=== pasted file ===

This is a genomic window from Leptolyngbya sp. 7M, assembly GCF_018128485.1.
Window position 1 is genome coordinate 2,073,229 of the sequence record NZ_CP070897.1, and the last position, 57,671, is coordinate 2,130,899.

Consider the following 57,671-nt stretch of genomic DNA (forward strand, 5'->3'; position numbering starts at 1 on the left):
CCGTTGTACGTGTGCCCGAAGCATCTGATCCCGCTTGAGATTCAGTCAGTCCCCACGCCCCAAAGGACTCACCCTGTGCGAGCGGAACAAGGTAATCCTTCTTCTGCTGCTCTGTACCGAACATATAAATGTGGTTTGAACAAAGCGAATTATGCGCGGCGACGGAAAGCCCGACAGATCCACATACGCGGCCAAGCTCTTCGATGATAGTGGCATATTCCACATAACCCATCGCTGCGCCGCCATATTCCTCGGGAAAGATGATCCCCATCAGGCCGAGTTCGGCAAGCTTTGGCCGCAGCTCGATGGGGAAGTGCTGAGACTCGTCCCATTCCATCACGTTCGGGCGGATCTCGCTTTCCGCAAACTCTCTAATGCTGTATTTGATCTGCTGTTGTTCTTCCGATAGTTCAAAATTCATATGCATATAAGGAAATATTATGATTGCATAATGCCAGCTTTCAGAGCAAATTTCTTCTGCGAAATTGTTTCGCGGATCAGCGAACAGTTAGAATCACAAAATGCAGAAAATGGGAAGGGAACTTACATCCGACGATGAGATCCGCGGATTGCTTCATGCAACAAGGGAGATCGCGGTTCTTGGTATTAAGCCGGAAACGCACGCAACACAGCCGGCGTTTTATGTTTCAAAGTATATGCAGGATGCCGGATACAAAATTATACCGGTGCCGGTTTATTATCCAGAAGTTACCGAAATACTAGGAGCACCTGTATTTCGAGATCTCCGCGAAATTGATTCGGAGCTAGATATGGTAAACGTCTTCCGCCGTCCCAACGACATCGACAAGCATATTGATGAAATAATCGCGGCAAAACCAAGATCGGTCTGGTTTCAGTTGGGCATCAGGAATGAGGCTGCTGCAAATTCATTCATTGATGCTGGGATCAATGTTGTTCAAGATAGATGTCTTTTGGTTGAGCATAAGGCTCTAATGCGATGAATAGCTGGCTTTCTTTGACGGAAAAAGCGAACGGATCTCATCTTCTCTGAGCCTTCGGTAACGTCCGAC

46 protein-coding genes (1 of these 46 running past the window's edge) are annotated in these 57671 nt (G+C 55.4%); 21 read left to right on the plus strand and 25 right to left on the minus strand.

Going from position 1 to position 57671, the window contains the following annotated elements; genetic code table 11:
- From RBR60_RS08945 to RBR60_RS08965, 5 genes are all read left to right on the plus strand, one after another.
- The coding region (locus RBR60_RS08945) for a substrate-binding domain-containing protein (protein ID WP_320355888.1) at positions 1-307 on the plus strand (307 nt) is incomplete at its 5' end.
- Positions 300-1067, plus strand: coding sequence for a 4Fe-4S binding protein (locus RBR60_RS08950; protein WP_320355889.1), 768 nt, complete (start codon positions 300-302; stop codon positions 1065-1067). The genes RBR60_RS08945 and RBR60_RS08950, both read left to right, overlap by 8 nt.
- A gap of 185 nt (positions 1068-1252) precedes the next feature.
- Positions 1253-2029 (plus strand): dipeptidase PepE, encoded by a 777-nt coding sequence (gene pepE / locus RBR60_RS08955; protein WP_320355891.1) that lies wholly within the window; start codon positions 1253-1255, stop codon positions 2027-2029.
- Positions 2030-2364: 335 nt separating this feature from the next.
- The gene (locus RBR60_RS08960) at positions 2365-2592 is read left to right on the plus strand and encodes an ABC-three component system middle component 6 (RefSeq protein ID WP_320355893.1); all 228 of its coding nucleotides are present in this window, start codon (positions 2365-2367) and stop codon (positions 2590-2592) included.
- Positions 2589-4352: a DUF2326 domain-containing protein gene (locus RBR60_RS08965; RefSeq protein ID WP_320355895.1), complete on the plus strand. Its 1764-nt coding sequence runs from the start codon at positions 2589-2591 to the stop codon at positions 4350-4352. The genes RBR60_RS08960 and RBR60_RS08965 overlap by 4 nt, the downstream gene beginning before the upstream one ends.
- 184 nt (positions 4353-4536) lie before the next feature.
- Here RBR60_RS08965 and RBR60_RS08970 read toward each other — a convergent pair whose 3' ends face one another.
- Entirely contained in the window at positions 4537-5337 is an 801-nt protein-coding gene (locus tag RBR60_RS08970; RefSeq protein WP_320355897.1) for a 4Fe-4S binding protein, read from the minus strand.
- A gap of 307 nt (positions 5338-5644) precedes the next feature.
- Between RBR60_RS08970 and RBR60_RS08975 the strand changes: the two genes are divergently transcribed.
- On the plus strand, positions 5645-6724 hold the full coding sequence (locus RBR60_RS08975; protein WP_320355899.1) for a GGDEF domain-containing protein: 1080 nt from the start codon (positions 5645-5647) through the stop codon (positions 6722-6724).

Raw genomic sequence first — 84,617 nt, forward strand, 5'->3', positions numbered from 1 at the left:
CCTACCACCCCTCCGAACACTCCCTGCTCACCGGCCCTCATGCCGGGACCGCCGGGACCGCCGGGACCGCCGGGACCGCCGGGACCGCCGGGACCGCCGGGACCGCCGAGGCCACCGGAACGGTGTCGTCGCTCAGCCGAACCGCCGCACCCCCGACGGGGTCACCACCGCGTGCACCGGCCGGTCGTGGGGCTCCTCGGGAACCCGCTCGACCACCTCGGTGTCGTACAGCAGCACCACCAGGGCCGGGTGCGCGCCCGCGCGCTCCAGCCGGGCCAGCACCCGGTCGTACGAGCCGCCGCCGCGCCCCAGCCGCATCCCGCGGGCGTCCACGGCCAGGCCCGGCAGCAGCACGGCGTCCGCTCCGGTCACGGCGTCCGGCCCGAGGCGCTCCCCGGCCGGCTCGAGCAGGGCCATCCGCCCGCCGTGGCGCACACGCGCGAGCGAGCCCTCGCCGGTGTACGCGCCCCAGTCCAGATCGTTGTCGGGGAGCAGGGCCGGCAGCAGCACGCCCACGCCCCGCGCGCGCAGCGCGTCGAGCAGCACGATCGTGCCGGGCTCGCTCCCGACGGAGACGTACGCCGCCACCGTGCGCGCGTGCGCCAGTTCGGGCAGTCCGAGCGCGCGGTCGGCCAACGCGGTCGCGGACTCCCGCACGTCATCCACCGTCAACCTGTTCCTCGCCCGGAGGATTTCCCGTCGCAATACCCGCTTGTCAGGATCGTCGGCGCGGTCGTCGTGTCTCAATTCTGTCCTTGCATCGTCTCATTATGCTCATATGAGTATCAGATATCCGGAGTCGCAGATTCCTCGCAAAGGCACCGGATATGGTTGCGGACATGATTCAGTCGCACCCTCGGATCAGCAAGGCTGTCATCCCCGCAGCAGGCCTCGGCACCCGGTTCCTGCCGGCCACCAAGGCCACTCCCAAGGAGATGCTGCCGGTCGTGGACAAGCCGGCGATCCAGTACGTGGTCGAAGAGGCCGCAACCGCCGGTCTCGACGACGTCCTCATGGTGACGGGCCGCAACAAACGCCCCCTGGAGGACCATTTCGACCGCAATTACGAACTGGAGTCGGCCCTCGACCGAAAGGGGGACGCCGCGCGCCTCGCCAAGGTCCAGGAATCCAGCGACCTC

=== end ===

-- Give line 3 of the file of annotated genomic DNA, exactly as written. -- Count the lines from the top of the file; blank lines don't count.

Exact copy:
Consider the following 57,671-nt stretch of genomic DNA (forward strand, 5'->3'; position numbering starts at 1 on the left):